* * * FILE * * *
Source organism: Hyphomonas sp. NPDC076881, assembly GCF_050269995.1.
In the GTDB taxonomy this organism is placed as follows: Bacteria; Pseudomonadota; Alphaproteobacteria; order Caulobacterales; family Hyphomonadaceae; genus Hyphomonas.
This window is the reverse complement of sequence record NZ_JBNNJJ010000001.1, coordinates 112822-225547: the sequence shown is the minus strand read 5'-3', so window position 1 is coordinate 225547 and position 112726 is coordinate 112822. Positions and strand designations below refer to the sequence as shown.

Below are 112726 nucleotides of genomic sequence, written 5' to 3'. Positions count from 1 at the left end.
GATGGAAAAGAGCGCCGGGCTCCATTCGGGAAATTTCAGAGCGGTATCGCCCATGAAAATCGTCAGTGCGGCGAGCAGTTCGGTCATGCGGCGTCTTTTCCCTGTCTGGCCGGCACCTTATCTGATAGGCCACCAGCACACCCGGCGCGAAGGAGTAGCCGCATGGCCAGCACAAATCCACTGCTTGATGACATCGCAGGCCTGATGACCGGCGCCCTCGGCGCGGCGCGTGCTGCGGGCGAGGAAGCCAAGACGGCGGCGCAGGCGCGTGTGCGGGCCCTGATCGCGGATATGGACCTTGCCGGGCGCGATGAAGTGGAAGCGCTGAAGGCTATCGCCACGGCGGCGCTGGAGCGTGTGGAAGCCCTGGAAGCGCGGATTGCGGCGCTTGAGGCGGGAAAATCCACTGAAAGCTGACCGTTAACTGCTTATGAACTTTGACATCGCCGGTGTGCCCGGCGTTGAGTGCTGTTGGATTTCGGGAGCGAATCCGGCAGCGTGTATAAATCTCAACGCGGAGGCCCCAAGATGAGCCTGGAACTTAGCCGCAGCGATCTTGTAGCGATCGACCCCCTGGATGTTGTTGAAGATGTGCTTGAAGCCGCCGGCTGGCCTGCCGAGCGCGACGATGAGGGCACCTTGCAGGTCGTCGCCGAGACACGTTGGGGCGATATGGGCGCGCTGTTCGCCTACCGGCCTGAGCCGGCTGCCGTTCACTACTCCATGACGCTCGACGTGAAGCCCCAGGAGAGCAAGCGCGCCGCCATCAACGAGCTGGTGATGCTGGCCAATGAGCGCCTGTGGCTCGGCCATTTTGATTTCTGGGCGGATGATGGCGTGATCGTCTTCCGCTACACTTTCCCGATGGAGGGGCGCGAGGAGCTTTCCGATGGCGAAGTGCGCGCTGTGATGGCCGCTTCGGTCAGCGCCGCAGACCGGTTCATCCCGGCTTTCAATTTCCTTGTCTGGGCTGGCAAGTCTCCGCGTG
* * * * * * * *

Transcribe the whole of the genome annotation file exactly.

Source organism: Hyphomonas sp. NPDC076881, assembly GCF_050269995.1.
In the GTDB taxonomy this organism is placed as follows: Bacteria; Pseudomonadota; Alphaproteobacteria; order Caulobacterales; family Hyphomonadaceae; genus Hyphomonas.
This window is the reverse complement of sequence record NZ_JBNNJJ010000001.1, coordinates 112822-225547: the sequence shown is the minus strand read 5'-3', so window position 1 is coordinate 225547 and position 112726 is coordinate 112822. Positions and strand designations below refer to the sequence as shown.

Below are 112726 nucleotides of genomic sequence, written 5' to 3'. Positions count from 1 at the left end.
GATGGAAAAGAGCGCCGGGCTCCATTCGGGAAATTTCAGAGCGGTATCGCCCATGAAAATCGTCAGTGCGGCGAGCAGTTCGGTCATGCGGCGTCTTTTCCCTGTCTGGCCGGCACCTTATCTGATAGGCCACCAGCACACCCGGCGCGAAGGAGTAGCCGCATGGCCAGCACAAATCCACTGCTTGATGACATCGCAGGCCTGATGACCGGCGCCCTCGGCGCGGCGCGTGCTGCGGGCGAGGAAGCCAAGACGGCGGCGCAGGCGCGTGTGCGGGCCCTGATCGCGGATATGGACCTTGCCGGGCGCGATGAAGTGGAAGCGCTGAAGGCTATCGCCACGGCGGCGCTGGAGCGTGTGGAAGCCCTGGAAGCGCGGATTGCGGCGCTTGAGGCGGGAAAATCCACTGAAAGCTGACCGTTAACTGCTTATGAACTTTGACATCGCCGGTGTGCCCGGCGTTGAGTGCTGTTGGATTTCGGGAGCGAATCCGGCAGCGTGTATAAATCTCAACGCGGAGGCCCCAAGATGAGCCTGGAACTTAGCCGCAGCGATCTTGTAGCGATCGACCCCCTGGATGTTGTTGAAGATGTGCTTGAAGCCGCCGGCTGGCCTGCCGAGCGCGACGATGAGGGCACCTTGCAGGTCGTCGCCGAGACACGTTGGGGCGATATGGGCGCGCTGTTCGCCTACCGGCCTGAGCCGGCTGCCGTTCACTACTCCATGACGCTCGACGTGAAGCCCCAGGAGAGCAAGCGCGCCGCCATCAACGAGCTGGTGATGCTGGCCAATGAGCGCCTGTGGCTCGGCCATTTTGATTTCTGGGCGGATGATGGCGTGATCGTCTTCCGCTACACTTTCCCGATGGAGGGGCGCGAGGAGCTTTCCGATGGCGAAGTGCGCGCTGTGATGGCCGCTTCGGTCAGCGCCGCAGACCGGTTCATCCCGGCTTTCAATTTCCTTGTCTGGGCTGGCAAGTCTCCGCGTG